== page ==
# Is there a meaningful example of probability of $\frac1\pi$?

A large portion of combinatorics cases have probabilities of $\frac1e$.

Secretary problem is one of such examples. Excluding trivial cases (a variable has a uniform distribution over $(0,\pi)$ - what is the probability for the value to be below $1$?). I can't recall any example where $\frac1\pi$ would be a solution to a probability problem.

Are there "meaningful" probability theory case with probability approaching $\frac1\pi$?

• Not completely related, but still amazing (in my opinion): guess what is the probability that the closest integer to $x/y$ is even, when $x$ and $y$ are uniformly randomly chosen in $]0,1[$. Unrelated to $\pi$, you think? Well, you'll find the answer here. Jan 25, 2017 at 15:34
• Possibly related: math.stackexchange.com/questions/1243160 Nov 27, 2018 at 19:01

Yes there is!

Here is an example, called the Buffon's needle.

Launch a match of length $1$ on a floor with parallel lines spaced to each other by $2$ units, then the probability that a match crosses a line is

$$\frac 1\pi.$$

You can have all the details of the proof here if you like.

$\qquad\qquad\qquad\qquad\quad$ More generally, if your match (or needle, it's all the same) have a length $a$, and the lines are spaced to each other by $\ell$ units, then the probability that a match crosses a line is

$$\frac {2a}{\pi \ell}.$$

• I don't see how this is a combinatorics problem. Do I have too narrow a view of combinatorics?
– user856
Jan 24, 2017 at 23:34
• @Rahul, I would not call Buffon's needle a combinatorics problem, but I wouldn't call the secretary problem a combinatorics problem either. Seems the OP had general probability problems in mind. Jan 25, 2017 at 2:27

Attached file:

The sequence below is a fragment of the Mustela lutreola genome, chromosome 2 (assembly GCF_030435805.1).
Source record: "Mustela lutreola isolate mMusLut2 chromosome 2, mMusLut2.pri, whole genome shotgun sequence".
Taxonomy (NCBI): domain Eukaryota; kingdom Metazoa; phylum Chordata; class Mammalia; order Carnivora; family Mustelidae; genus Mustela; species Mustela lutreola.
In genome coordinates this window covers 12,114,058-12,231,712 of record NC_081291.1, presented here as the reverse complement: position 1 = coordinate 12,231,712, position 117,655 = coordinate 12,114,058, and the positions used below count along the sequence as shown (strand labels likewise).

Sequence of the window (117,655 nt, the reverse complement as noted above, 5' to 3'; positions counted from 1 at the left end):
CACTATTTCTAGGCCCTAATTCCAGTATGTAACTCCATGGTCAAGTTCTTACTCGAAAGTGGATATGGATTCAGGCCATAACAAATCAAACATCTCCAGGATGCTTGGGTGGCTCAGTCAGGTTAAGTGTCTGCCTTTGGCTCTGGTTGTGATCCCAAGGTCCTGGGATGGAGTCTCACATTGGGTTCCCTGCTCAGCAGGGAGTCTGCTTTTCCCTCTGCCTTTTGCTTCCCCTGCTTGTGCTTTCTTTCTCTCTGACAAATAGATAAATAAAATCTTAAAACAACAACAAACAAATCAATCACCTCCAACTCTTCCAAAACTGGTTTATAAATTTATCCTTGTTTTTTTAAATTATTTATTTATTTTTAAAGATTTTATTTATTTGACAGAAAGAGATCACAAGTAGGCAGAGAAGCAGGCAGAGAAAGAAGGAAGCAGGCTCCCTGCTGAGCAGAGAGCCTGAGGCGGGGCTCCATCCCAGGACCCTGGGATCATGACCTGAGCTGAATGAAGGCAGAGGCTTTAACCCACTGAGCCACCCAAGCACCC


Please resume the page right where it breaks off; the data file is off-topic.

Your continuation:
• I would say that a combinatoric problem is discrete. Jan 25, 2017 at 2:51
• Just a bit to add: that probability only holds if the length of needle is smaller than the space between the lines. Jan 25, 2017 at 6:08
• I ment probability. Will change the keyword. Jan 25, 2017 at 14:30

This doesn't addresses the question as asked, but I think is an interesting example in the spirit of what you asked:

Pick $N$ to be an integer. Now, calculate $p_N$ to be the probability that two random numbers $1 \leq m,n \leq N$ are relatively prime.

Then, $$\lim_{N \to \infty} p_N =\frac{6}{\pi^2}$$

• This is a great example. But what is the name of this theorem? Is it somehow linked to zeta(2)? Jan 24, 2017 at 20:58
• @Stepan I don't think that there is any name for this. I think it appears in Apostol,"Introduction to Analytic Number Theory". Jan 24, 2017 at 20:59
• @Stepan The computation is not too difficult, you just have to realize that two numbers are relatively prime if and only if they are not divisible by a common prime. The probability that two numbers less than $N$ are both divisible by $P$ is roughly $\frac{1}{p^2}$. Therefore $$p_N \sim \prod_{ p< N} (1-\frac{1}{p^2})$$ To make it into a proof, you need to estimate the error of the above approximation, and see that in limit the RHS is just the Euler product which corresponds to the reciprocal of $\sum \frac{1}{n^2}$. Jan 24, 2017 at 21:04
• @Stepan Yes, and it works similarly for interpreting $\zeta(n)$ in terms of the probability of $n$ random numbers being relatively prime. I think it's also on Wikipedia under zeta function. Jan 24, 2017 at 23:23

There are quite a few geometric probabilities related problems, involving $\pi$. The simplest I can think of, imagine this being a darts board. The probability of hitting the square, assuming the shot didn't miss the board, is $\frac{2}{\pi}$.

If the radius of the circle is $r$, then one side of the square is $r\sqrt{2}$ and $p=\frac{S_{square}}{S_{circle}}=\frac{2 r^2}{\pi r^2}=\frac{2}{\pi}$